Thankfully, the events of the twenty-first century, including the COVID-19 pandemic, have not yet resulted in the mass casualties of the early twentieth century. But our future holds the same grim realities of pain, sorrow, death, and sacrifice. The Bible, specifically the book of Revelation, foretells devastating conflicts and wasting diseases. Such suffering is the sad result of mankind’s individual and collective decision to choose for ourselves the way we live and to write our own rules of social restraints and public order.
We must recognize that we lack the foresight to anticipate all the effects of our actions when we stray, even with the best of intentions, from the handbook given to us by our Creator. As history repeats itself, so will the disease and conflict of the twentieth century. Yet there is a prophecy found in the book of Ezekiel that shines the light of hope at the end of the proverbial tunnel.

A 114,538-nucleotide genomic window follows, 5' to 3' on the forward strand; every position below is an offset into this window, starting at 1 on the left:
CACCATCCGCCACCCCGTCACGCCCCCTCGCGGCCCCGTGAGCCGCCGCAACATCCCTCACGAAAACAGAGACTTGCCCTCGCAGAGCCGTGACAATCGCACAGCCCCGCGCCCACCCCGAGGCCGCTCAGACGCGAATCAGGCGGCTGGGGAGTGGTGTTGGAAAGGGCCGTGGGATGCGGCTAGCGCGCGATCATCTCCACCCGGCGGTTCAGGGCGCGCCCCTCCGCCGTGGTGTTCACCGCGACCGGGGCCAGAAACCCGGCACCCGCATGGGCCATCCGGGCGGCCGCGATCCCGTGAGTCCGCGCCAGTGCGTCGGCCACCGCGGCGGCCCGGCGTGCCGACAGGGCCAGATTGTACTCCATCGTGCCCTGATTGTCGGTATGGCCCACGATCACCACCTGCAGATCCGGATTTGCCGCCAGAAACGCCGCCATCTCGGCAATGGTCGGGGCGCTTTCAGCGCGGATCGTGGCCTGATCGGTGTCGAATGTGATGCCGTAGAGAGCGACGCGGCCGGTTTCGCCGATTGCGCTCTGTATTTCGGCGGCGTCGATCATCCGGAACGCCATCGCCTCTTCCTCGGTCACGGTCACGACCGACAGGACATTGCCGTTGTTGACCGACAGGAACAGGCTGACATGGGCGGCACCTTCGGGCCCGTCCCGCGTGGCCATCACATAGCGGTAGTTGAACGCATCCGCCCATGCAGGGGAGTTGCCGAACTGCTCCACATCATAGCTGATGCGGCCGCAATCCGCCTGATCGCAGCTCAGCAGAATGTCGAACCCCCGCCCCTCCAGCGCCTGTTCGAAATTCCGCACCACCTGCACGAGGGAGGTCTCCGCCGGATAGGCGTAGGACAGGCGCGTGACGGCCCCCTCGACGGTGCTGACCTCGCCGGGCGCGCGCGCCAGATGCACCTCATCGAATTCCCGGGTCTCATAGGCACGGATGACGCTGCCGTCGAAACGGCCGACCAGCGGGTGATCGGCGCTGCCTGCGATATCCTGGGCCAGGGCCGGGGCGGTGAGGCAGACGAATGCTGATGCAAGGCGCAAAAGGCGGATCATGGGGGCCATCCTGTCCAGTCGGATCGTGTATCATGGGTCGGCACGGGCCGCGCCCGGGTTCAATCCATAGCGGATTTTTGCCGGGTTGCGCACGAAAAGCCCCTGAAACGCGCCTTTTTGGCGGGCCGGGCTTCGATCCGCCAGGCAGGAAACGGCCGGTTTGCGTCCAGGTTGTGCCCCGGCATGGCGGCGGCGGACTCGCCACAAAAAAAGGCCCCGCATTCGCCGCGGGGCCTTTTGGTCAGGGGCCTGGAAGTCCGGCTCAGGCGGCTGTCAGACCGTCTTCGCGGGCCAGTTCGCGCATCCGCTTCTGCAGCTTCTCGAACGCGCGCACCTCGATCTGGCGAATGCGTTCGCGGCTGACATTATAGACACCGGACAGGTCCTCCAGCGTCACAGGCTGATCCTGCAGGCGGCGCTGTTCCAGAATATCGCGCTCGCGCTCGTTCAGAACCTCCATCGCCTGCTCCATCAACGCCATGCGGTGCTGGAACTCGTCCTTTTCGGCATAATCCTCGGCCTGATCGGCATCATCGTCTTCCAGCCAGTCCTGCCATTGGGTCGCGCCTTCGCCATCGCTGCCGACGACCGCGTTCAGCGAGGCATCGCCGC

The hand of the Lord came upon me and brought me out in the Spirit of the Lord, and set me down in the midst of the valley; and it was full of bones. Then He caused me to pass by them all around, and behold, there were very many in the open valley; and indeed they were very dry. And He said to me, “Son of man, can these bones live?” So I answered, “O Lord God, You know” (Ezekiel 37:1–3).
The prophecy that follows looks forward to a time when all victims of mankind’s ill-fated self-rule will rise to life again from the ground—including from those poppy-laden fields around Ypres. Then, as we read in Ezekiel 37:6, God “will put sinews on you and bring flesh upon you, cover you with skin and put breath in you; and you shall live.”
What is the glorious result of this prophecy? “I will put My Spirit in you, and you shall live, and I will place you in your own land. Then you shall know that I, the Lord, have spoken it and performed it” (v. 14). All human beings will know their Maker and will finally get a chance to live His way of life, no longer the victims of sin and the suffering it brings but, instead, living memorials to the wisdom of His plan of salvation.
If you’re looking for some good news, there you have it! The suffering of this day and age will soon come to an end and be replaced with life, abundantly and forevermore!